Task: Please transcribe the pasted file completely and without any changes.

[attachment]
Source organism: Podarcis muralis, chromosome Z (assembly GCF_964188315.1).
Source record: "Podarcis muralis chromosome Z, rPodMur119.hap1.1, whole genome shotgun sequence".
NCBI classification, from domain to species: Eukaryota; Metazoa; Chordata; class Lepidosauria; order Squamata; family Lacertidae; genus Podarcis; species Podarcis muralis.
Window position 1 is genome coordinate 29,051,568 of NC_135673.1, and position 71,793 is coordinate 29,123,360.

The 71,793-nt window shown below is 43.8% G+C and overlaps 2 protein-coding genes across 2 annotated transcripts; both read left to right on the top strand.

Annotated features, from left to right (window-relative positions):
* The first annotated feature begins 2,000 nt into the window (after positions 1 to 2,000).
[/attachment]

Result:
Source organism: Podarcis muralis, chromosome Z (assembly GCF_964188315.1).
Source record: "Podarcis muralis chromosome Z, rPodMur119.hap1.1, whole genome shotgun sequence".
NCBI classification, from domain to species: Eukaryota; Metazoa; Chordata; class Lepidosauria; order Squamata; family Lacertidae; genus Podarcis; species Podarcis muralis.
Window position 1 is genome coordinate 29,051,568 of NC_135673.1, and position 71,793 is coordinate 29,123,360.

The 71,793-nt window shown below is 43.8% G+C and overlaps 2 protein-coding genes across 2 annotated transcripts; both read left to right on the top strand.

Annotated features, from left to right (window-relative positions):
* The first annotated feature begins 2,000 nt into the window (after positions 1 to 2,000).